Keeping the Kids Safe at the Beach!


Hey everyone!

So summer is finally here and that (hopefully) means more time spent at the beach enjoying the sunshine and cooling off in the sea. Some of you may have already made the most of what the UK beaches have to offer and I definitely plan on a few staycations once schools break up for summer holidays. That being said, I thought it was the perfect time to discuss beach safety. Kids love exploring the beach, looking for crabs, collecting seashells or building sandcastles, and it’s great to see them out there having fun and making memories, but there is no denying that the beach is home to many potential hazards from the rapidly changing tides to the potential of losing sight of your children. Therefore keeping your kids safe at the beach should be a top priority and hopefully these simple tips will allow you to be safe while still having fun.

Water wings

Whether your child is a good swimmer or not, when you’re hitting the beach, it’s a good idea to pack a set of water wings or arm bands for each child just so they can have that extra level of protection. You just never know when the weather is going to take a turn for the worse or the riptides are going to come along and pull you all further out to sea, so having water wings on is a great way to help the kids if they get into trouble. They are comfortable and the cute prints make them something children actually want to wear.

Avoid other inflatables

That being said, it’s probably a good idea to keep other inflatables like rubber rings and lilos away from the beach. Why? Because it’s really easy for them to be carried out to sea on a strong current or if the wind picks up. That is really the last thing you want to happen, so keep big inflatables to pools only.

Monitor them

This one might seem simple but it is easy to lose sight of them. Losing sight of your child at the beach is one of the scariest things you can ever encounter as a parent, therefore keeping them close by is a must. However if your child is old enough to have a smartphone and a little more independence, then you might want to invest in a waterproof case and have your child keep it on them instead of leaving it at home. You can also take it a step further by using monitoring software, which you can read about here in a guide by Family Orbit, to keep track of them. It might sound a bit much, but if you are unable to get through to them via a telephone call at least you will be able to quickly pinpoint their location and track them down.

Watch out for jellyfish

Jellyfish are really common on UK beaches, so it is important that you know how to spot them, and you teach your kids how to spot them too. To be honest I have mainly seen dead ones but they can still cause stings. It is also important that you teach the kids to stay calm if there is a jellyfish nearby, slowly moving away from the potential threat.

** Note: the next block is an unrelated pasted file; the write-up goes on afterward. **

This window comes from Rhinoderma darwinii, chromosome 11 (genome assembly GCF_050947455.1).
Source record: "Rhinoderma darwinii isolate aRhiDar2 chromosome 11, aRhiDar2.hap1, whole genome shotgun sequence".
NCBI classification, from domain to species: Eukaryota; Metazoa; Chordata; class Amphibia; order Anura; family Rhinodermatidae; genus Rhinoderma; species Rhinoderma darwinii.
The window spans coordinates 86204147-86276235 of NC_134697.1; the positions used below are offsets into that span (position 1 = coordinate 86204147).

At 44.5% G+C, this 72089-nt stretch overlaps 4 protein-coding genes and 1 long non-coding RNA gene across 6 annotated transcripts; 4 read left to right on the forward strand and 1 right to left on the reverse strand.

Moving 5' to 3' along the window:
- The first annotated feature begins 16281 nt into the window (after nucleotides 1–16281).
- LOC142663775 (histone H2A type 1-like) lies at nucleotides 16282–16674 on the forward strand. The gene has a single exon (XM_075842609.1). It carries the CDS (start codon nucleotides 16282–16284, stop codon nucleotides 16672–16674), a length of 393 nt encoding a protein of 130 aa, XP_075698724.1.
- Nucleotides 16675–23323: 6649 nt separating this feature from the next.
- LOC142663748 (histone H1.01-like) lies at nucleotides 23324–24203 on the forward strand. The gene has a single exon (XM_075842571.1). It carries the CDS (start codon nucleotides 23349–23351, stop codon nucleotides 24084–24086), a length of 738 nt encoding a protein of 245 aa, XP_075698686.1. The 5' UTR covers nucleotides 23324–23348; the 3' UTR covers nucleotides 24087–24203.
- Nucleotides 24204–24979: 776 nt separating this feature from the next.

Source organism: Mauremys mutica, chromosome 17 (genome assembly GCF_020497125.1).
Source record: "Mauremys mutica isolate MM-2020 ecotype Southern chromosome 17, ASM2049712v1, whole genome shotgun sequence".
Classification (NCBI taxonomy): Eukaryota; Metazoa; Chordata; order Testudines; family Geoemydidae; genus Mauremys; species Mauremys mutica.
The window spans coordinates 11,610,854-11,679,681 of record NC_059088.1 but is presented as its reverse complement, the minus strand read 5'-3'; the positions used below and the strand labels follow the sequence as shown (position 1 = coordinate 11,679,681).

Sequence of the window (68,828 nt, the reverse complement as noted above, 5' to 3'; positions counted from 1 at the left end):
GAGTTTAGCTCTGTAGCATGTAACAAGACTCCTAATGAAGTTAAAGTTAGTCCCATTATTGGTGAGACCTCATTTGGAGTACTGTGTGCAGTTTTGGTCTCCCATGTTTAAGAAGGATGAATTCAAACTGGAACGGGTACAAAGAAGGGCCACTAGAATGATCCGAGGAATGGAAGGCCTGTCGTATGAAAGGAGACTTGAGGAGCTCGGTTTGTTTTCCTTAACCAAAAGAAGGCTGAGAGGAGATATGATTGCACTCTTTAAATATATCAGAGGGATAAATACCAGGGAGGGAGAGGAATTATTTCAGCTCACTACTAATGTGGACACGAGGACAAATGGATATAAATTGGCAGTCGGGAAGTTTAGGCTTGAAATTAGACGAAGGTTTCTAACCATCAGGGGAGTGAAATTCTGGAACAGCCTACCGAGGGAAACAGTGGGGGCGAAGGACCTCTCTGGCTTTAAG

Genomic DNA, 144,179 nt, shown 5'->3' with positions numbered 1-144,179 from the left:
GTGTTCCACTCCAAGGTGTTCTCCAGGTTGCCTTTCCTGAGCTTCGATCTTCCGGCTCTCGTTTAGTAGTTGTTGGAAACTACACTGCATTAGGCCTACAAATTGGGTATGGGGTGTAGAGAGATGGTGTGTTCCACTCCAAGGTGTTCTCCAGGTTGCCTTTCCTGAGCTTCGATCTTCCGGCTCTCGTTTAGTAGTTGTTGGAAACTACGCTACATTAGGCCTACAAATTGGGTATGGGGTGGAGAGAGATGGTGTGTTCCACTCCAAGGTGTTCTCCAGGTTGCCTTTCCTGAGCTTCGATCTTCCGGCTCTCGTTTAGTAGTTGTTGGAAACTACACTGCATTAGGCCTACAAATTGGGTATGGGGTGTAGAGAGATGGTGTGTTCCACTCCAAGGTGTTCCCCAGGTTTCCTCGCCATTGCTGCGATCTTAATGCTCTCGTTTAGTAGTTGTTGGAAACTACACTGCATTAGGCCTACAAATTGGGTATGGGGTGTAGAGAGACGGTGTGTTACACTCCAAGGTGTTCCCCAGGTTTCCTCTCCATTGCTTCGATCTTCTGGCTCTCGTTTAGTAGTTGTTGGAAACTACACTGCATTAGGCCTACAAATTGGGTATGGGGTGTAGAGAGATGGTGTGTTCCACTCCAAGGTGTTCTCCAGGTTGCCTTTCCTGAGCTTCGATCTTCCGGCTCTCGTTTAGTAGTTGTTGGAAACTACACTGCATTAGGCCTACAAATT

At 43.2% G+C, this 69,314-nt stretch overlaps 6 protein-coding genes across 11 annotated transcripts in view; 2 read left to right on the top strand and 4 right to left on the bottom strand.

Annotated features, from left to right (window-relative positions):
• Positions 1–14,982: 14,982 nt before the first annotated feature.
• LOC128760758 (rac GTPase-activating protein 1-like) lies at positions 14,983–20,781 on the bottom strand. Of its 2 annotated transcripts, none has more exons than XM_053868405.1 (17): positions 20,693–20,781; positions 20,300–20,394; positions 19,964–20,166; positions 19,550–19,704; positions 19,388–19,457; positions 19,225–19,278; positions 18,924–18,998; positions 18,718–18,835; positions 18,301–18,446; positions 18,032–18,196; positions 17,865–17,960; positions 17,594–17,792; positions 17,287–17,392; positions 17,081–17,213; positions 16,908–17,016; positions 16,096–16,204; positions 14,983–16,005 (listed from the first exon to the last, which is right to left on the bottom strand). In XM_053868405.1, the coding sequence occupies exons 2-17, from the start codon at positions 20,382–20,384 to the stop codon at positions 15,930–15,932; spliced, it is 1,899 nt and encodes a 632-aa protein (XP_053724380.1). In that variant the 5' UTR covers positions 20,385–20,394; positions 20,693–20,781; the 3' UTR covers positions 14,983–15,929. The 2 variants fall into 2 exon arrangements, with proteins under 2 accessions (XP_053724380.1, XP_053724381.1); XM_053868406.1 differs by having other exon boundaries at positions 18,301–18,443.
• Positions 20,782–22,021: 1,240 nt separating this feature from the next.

If they do get stung, then it is important that you don’t rub the affected area, as that will just make it worse,  but seek medical advice as soon as possible, Oh, and peeing on the sting won’t really help, so you can skip that too.

Get to know beach flags

Beach flags can tell you a whole lot about the safety of the beach you’re on, and what you should and should not do, so knowing them ultimately will help to keep you all safe. For example, a red flag means no swimming is permitted at all, and an orange windsock means the wind conditions are dangerous. These are just two examples - you should learn all of the flag signals before you head off for a fun family day at the beach as simple but deadly mistakes can easily be made.

Water and sunscreen

It should go without saying but if you are heading off to the beach with the kids, pack plenty of sunscreen and enough water to last you all all day, especially if there are no shops nearby where you can get a cool drink. Probably the biggest threats to kids on the beach are dehydration and sunburn or heatstroke, so this really is one of the most important things you need to do. It's a good idea to freeze some bottles of water or drink the night before and to take a cooler bag with you that way your liquids will stay cool all day long.

Spend some time in the shade

Spending some time in the shade at the hottest times of the day, in summer,  will help to prevent sunburn and sunstroke, so be sure to take some time out to find a shady spot or take along your own parasols to help keep you cool and keep the fun going. And of course try wearing a wide brimmed hat that keeps their eyes and neck shaded is a must.

Constant supervision

To be honest, probably the best way to keep your kids safe at the beach is to ensure that someone always has eyes on them. It only takes a second for them to wander off or for a wave to sweep your child under, so it’s important that you always have to eyes on them when they are on the beach.

Don’t let the potential dangers put you off visiting the beach - accidents are rare - and the beach is a great place to let off steam, just be careful! Some of my favourite memories have been made on the beach, the kids just seem to love the sun, sea and sand and I can see why, the combination of the warmth from the sun and the sound of the water is the ultimate relaxation treat!

Amina xx

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